“[Fall] is a great time to get out and do a boat rental or something like that where you can get out and cruise the lake and check out the fall leaves from the water, which is a really cool experience for folks because there are no houses on Monroe Lake,” says White.

Back in town, visitors can take in an opera or ballet on the IU campus, peruse local shops and take in the dining scene. In the fall, downtown Bloomington also hosts events like the Glass Pumpkin Patch.

“We have a really active glass blowers guild here in Bloomington and what they do is they create these blown-glass pumpkins every year, hundreds of them … that they blow and set up on the lawn of the Monroe County courthouse,” says White. “Folks line up around the block for their chance to run and pick the glass-blown pumpkin that they want the most.”

The annual event will be conducted Oct. 13 this year and will last as long as there are glass pumpkins.

About 3 Hours Away

For those who’d prefer to celebrate Christmas all year round, Santa Claus, Indiana, is just three and a half hours away.

“Santa Claus, Indiana, is a very festive town in southern Indiana,” says Melissa Arnold, executive director of the Spencer County Visitors Bureau. Santa Claus is home to the Saint Meinrad Archabbey, one of two archabbeys in the country; Santa Claus Museum & Village, which presents the history of the town with original town buildings; and Santa’s Candy Castle, a candy shop inside a 1935 castle.

Thrill seekers can head to Holiday World and Splashin’ Safari. The amusement park is split into four areas celebrating different holidays—Christmas, Thanksgiving, Halloween and Fourth of July. The park is most known for its record-breaking water coasters and its wooden roller coasters—The Voyage is the second longest wooden roller coaster in the world.

Arnold says that the town also offers a lot for campers. “If you’re coming in for the fall, you want to look into Lake Rudolph Campground and RV resort. It’s one of the lodging options right here in town that has cabins, cottages and rental RVs, where you can bring your own RV, and they have their own Halloween activities during the fall,” she says.

On weekends in September and October, Lake Rudolph gets into the Halloween spirit with plenty of spooky fun. Activities include ghost stories, trick-or-treating, costume contests, a kids’ carnival, hayrides, a glow parade and more.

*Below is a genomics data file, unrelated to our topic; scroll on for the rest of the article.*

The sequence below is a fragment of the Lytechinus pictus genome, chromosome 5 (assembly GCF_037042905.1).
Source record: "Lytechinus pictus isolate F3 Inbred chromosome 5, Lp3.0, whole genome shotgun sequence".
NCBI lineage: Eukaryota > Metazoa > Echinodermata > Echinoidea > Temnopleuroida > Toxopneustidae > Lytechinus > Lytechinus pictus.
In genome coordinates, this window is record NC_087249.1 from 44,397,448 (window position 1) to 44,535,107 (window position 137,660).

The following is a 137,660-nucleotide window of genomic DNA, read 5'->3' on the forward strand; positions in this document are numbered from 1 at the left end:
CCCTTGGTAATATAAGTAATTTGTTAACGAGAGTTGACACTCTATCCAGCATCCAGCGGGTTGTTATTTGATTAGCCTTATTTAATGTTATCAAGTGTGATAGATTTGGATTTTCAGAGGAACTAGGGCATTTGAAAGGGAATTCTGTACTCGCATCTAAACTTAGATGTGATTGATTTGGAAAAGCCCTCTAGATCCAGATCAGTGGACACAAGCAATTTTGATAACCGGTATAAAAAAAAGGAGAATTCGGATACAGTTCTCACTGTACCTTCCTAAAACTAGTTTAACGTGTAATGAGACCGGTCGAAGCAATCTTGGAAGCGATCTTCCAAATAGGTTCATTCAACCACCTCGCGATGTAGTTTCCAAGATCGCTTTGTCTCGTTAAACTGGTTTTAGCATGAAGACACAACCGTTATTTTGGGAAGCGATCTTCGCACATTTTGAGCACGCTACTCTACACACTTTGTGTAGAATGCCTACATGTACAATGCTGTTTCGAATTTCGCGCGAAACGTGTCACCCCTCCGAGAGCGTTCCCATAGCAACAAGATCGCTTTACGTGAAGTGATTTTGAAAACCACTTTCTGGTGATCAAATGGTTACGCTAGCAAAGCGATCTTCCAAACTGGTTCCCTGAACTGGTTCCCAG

Mammoth Cave National Park in Kentucky may not have any roller coasters, but it has some thrills of its own.

“Mammoth Cave is a national park, the only national park within Kentucky, and it’s home to the longest cave system in the entire world with over 400 miles of cave passageways that have been discovered and mapped and there are still more to be found,” says Molly Schroer, management assistant for the park.

The parks offers seven types of tours this fall. Depending on the tour selected, visitors will be able to see the Frozen Niagara Formation, domes, dripstones and the Rotunda, one of the largest rooms in the cave.

Schroer personally enjoys the lantern tours. “There’s no electric lights. You go the whole way with lanterns being carried by different members of the group so you really experience the cave in a different environment and hear some great history,” she says.

While the cave system is the reason many people visit the park, Mammoth Cave also offers many surface activities for when you’d like to spend some time in the sun. The park has both paved and off-road bike trails; over 30 miles of the Green and Niles rivers for canoeing, kayaking or fishing; and 60 miles of trails open to horseback riding.

“The fall colors will change soon so that’s always a pretty time to see the park with all the different colors along the landscape,” she says.